My research focuses on understanding why cognitive flexibility, the ability to dynamically respond to new task demands, declines with age. I am examining factors such as decreases in brain volume, dysregulation of the neurotransmitter dopamine, and changes in brain network activity.
I completed my PhD at the University of Michigan where I worked with Drs. Cindy Lustig and Martin Sarter. Broadly, my doctoral research investigated the contribution of the neurotransmitter acetylcholine to the control of attention.
I completed my doctoral work with Dr. Susan Bookheimer at UCLA. My focus was on identifying MRI-based neuroimaging markers of genetic risk for Alzheimer's disease in cognitively healthy adults. In the Jagust lab, I will use PET imaging to examine the progression of tau pathology in healthy older adults and its relationship to functional connectivity measures and memory performance. I am also interested in unusually successful cognitive aging trajectories and the avoidance of normal age-related brain atrophy and pathology.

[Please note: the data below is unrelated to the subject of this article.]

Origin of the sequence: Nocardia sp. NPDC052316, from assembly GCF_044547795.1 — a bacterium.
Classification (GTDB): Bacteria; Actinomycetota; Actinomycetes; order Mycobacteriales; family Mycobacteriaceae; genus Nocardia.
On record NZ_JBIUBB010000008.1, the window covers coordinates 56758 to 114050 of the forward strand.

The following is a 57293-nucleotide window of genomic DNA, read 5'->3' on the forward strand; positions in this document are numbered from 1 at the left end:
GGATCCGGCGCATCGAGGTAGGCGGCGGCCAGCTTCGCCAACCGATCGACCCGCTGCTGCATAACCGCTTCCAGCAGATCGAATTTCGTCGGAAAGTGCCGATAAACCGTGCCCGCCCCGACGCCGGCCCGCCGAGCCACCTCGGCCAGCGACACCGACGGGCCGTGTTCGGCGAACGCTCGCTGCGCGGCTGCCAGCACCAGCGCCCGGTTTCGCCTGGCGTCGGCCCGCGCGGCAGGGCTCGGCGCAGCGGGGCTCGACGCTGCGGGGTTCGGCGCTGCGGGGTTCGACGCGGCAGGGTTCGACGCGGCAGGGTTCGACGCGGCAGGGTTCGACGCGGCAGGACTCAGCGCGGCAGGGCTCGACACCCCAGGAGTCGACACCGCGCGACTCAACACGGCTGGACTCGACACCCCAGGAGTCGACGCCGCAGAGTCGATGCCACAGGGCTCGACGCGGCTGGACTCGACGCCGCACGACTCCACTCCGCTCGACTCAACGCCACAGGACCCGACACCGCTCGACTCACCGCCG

I received my Ph.D. in Psychological & Brain Sciences at Johns Hopkins University in the Translational Neurobiology Lab under the direction of Dr. Michael Yassa. I examined the emotional modulation of episodic memory and translational applications to aging and depression-related cognitive impairment using a novel emotional memory task along with high-resolution fMRI.
My research in the Jagust Lab focuses on the influence of tau pathology on memory consolidation in cognitively normal aging. I utilize high-resolution fMRI methods in combination with tau PET imaging to elucidate tau’s effects on hippocampal subfield functioning.